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This is The Morning Shift, our one-stop daily roundup of all the auto news that's actually important — all in one place every weekday morning. Or, you could spend all day waiting for other sites to parse it out to you one story at a time. Isn't your time more important?

1st Gear: More Tesla Stock Nonsense

Tesla stock does not respond to gravity the way the rest of us do. Traders somehow manage to both over and underreact to news both good and bad, sometimes simultaneously.

It's why I'm glad Bloomberg's Keith Naughton put together this story that nicely lays out the view many of us have that, for the moment, Model S and Model X buyers ain't care about gas prices.

That speculation is overblown, said David Whiston, an auto analyst with Morningstar Inc. in Chicago. Since Tesla is selling cars that can top $100,000 to very wealthy people, the price at the pump is not a prime motivator in that consumer’s purchase decision, he said.

“A lot of investors think cheap oil is bad news for Tesla, but it’s not that simple,” Whiston said today in a telephone interview. “People who are buying Tesla today don’t really care if gas is cheap or expensive. They want it because it’s a status symbol or for the performance or they are very eco-conscious and just don’t want to consume fossil fuels, regardless of what they pay for the fossil fuels.”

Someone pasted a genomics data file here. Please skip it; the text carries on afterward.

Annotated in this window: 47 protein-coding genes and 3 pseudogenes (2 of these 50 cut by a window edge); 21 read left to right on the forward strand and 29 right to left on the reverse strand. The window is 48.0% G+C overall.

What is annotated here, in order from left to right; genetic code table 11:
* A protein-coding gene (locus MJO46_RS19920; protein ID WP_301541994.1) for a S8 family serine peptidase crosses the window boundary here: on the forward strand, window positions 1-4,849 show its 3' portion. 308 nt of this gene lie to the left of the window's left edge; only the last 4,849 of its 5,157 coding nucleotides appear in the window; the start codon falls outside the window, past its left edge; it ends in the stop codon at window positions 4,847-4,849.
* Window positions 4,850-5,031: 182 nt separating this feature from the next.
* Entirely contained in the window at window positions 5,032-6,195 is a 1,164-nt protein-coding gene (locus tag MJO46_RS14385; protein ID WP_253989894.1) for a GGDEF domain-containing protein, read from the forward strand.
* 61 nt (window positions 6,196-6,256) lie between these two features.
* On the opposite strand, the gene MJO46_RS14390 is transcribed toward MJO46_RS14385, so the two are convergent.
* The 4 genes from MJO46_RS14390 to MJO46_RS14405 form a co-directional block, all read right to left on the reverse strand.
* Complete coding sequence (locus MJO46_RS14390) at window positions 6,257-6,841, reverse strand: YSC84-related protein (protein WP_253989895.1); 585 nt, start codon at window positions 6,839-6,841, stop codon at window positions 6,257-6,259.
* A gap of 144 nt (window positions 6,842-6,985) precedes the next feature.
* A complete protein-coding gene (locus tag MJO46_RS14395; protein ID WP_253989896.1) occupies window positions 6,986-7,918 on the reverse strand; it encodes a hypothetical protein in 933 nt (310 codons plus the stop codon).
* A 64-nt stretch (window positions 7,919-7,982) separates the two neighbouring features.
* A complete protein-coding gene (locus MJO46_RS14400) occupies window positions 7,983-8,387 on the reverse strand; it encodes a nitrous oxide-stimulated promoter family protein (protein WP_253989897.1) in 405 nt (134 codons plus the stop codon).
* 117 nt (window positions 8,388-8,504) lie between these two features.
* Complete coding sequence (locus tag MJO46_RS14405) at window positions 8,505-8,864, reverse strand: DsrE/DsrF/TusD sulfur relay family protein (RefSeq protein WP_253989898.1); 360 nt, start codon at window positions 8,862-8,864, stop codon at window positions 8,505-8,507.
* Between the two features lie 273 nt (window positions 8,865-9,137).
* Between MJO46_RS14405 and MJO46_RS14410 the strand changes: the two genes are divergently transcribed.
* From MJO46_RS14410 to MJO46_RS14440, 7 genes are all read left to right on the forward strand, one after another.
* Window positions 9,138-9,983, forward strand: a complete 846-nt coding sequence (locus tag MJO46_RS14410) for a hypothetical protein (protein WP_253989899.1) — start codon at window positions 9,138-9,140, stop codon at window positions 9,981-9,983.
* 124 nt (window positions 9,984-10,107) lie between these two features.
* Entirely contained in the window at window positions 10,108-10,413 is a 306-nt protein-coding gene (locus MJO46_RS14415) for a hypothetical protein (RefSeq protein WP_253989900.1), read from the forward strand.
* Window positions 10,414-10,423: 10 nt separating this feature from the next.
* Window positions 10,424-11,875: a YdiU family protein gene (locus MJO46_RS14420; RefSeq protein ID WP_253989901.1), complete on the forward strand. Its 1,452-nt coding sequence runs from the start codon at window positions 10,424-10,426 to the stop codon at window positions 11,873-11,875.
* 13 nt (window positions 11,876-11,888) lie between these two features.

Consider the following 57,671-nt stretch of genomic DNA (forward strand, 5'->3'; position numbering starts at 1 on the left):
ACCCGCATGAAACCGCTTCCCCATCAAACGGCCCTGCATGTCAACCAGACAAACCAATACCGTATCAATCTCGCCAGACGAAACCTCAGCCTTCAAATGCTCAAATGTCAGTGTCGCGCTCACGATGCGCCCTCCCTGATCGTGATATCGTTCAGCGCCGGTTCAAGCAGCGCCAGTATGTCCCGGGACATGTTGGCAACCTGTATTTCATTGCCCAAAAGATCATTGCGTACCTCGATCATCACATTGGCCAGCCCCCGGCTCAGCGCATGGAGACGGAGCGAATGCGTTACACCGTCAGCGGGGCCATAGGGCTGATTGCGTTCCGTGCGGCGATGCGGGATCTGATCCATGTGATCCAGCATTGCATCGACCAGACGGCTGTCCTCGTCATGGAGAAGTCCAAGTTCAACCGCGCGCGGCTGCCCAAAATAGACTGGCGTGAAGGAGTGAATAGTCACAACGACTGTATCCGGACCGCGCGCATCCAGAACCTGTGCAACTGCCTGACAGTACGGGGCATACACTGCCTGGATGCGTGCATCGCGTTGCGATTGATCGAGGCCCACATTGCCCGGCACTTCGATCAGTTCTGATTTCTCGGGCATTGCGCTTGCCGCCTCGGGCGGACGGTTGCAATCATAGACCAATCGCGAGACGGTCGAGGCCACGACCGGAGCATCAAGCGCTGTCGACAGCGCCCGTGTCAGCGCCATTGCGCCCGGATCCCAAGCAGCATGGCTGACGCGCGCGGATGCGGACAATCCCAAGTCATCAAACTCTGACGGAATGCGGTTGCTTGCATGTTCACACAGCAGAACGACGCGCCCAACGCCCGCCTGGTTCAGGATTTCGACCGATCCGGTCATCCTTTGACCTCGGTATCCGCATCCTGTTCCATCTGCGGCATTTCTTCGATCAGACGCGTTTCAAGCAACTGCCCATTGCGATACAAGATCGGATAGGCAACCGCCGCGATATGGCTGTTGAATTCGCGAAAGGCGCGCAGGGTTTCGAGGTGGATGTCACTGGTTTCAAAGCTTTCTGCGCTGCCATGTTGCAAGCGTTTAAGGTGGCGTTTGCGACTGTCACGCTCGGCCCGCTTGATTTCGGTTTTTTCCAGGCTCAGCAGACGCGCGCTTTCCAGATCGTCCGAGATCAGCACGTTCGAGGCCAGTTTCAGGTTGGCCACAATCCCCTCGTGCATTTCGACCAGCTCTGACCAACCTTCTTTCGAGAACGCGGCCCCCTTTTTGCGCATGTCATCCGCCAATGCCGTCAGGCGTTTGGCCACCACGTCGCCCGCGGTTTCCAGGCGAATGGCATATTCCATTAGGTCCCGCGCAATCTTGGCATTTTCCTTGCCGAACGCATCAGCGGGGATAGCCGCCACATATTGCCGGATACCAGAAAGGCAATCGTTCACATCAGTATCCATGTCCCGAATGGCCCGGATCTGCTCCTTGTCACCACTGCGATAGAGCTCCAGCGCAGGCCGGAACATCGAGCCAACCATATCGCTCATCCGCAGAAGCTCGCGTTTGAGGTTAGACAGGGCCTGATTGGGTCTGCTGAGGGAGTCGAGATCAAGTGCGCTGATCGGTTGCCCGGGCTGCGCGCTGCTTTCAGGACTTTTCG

Let's put it this way: If you buy a Tesla Model S to save money on fuel you're a fuckin' moron.

Of course, the sell-off also has to do with sales number nonsense, but that is entirely Tesla's fault.


2nd Gear: Here Are All The Countries Where People Have Uber Issues

Obviously, I don't particularly love Uber, but hating Uber is a bit of a waste because you can always use an alternative service like Lyft. Also, I'm not suffering under the illusion that Lyft is going to end up being that much better.


I also think all the countries that are having issues with Uber, and The Washington Post has a great rundown of all of them (which is to say basically every country where they are).

Some of the issues have to do with disrupting the cab market. Other countries have extremely reasonable concerns about the regulations of drivers. India, where a driver was accused of assaulting a passenger, is probably in the worst position.


The reality is that, even if it's not Uber, it'll be someone else. The idea is out there. It's good. Someone will do it and the best we can do is get some kind of reasonable laws in place before they do.

3rd Gear: Ferrari May Do The Tax Relocation Shuffle


A newly-reformed Ferrari will still have its manufacturing and other operations in Maranello but, like a lot of companies, it may keep its financial residence somewhere outside of Italy. Before you go sobbing into your gnocco fritto at Locanda La Gazzella about the travesty this represents, you should remember that it doesn't actually matter.

As Bloomberg reports, as a part of FCA Ferrari's financial HQ isn't in Italy at the moment anyways: